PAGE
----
I was amused by a lady entering retirement who described the rest of her life as being on her next to last dog. In her mind, her life expectancy was measured by the time two more dogs would come into her life and then die. I suppose she was thinking she had another 24 – 30 years left, still a long time to spend taking care of her next two dogs . . . but unfortunately, she had no other plans for making her encore years as fulfilling as possible.
Many baby boomers regard their “second adult life” with similar resignation. Their best hope for this life stage is that things will automatically work out – maybe have time left to own a couple of dogs, play some golf and possibly volunteer at something meaningful. However, after the day finally arrives their new reality soon becomes a much different experience.
Financial issues, caregiving for a parent, health limitations or a feeling of insignificance often takes center stage, quickly crowding out what had been expected. Also, changing social circles and the absence of daily routines from a work career soon leaves many retirees bored, frustrated and/or feeling that life has lost its purpose.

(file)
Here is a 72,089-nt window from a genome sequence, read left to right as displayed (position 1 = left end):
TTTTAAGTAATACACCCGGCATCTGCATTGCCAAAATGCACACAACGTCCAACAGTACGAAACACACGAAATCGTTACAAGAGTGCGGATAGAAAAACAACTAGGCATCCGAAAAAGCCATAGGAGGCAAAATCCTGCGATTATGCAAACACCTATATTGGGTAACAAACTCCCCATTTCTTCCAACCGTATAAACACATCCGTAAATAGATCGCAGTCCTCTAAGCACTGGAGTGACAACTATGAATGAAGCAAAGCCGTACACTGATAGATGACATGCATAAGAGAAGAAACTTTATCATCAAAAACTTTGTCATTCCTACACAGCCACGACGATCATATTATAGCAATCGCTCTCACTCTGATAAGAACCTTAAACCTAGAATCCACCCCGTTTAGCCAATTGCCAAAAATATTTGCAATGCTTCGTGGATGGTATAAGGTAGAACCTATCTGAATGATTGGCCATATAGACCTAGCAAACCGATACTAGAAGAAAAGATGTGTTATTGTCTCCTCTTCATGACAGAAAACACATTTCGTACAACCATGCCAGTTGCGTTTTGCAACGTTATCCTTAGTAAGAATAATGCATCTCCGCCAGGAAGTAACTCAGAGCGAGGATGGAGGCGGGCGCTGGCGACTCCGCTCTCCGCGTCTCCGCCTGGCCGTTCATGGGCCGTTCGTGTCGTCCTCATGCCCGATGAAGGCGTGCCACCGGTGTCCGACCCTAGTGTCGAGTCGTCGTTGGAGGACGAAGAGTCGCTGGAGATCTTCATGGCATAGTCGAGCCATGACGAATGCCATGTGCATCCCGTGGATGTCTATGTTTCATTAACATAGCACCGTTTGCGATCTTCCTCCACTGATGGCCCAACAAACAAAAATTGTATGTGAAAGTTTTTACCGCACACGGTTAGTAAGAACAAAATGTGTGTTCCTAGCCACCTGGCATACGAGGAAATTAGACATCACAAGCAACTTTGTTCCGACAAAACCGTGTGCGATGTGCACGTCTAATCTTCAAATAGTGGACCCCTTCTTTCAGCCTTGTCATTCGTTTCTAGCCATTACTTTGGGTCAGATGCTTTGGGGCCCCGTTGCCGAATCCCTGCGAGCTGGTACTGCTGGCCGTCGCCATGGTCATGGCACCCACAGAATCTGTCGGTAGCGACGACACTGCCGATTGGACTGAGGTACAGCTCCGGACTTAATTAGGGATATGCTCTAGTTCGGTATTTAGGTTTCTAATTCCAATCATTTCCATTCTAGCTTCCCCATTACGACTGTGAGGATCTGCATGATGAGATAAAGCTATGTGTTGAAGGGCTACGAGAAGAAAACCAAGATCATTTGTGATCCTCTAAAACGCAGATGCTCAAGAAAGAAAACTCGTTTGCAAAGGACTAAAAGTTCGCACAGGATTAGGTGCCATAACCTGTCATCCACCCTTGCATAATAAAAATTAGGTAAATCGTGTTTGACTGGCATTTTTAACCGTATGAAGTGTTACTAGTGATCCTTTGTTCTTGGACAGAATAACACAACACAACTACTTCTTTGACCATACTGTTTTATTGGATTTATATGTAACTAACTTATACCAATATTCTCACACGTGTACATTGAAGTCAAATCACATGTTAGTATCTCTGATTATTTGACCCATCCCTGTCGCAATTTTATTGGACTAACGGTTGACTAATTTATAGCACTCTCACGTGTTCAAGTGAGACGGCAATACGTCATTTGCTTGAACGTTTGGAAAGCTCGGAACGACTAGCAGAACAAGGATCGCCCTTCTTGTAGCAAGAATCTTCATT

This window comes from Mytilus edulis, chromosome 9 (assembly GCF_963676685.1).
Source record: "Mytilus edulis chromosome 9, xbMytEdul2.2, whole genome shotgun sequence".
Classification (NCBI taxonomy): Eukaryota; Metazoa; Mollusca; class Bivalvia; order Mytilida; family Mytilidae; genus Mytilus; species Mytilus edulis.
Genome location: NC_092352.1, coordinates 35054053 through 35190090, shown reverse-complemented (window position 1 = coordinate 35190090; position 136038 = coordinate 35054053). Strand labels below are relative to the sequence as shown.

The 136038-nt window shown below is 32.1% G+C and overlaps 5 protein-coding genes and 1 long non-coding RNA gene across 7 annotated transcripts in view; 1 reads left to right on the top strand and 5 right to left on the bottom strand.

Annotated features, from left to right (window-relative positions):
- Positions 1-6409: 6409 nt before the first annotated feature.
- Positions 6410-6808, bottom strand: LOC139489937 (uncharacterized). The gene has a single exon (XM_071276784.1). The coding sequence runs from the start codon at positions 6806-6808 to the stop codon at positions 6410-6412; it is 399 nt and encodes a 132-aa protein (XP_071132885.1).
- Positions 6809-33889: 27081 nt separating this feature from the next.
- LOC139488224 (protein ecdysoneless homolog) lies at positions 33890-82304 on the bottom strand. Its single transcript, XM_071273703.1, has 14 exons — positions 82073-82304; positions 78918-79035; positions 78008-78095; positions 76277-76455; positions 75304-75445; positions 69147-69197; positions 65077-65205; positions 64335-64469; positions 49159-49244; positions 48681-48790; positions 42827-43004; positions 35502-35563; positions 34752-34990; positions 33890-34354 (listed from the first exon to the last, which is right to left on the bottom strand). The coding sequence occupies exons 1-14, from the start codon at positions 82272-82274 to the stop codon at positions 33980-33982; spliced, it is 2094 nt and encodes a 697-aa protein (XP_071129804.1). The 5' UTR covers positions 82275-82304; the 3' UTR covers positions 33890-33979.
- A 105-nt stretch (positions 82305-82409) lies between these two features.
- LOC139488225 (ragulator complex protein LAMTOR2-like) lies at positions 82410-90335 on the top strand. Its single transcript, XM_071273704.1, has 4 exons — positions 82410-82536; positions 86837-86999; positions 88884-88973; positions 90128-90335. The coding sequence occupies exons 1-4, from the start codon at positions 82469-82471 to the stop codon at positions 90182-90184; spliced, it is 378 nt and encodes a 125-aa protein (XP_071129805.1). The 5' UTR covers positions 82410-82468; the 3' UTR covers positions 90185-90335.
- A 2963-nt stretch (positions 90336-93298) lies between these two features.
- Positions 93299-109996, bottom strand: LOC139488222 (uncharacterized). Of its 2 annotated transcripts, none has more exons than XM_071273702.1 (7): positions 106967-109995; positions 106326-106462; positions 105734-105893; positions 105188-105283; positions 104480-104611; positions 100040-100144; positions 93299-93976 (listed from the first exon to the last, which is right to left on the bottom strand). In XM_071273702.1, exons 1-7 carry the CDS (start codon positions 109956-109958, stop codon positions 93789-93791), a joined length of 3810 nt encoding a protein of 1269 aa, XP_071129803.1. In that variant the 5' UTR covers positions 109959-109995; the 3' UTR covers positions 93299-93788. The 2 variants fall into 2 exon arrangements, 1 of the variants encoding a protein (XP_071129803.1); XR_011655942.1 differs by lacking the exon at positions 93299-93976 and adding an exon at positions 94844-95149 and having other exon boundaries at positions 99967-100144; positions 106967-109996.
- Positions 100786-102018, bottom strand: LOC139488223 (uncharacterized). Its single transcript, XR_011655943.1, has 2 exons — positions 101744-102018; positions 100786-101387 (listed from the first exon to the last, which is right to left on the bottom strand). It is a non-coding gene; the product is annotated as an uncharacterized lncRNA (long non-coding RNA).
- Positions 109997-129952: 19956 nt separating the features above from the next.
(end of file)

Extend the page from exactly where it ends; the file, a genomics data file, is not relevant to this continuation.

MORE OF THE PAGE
As a “retiree” myself, I can certainly relate to the realities of going from a fully engaged work life to one requiring me to transform to new ways of thinking and living. Once the honeymoon period of no routines or responsibilities wore off, I quickly found myself searching for new retirement options. Fortunately, I did discover my renewed purpose and I’m now living the dream that I didn’t think was possible.
In fact, the word “retirement” should no longer belong in our vocabulary. And instead of our lives going “to the dogs,” let’s look forward to the most exciting, purposeful and rewarding years still to come.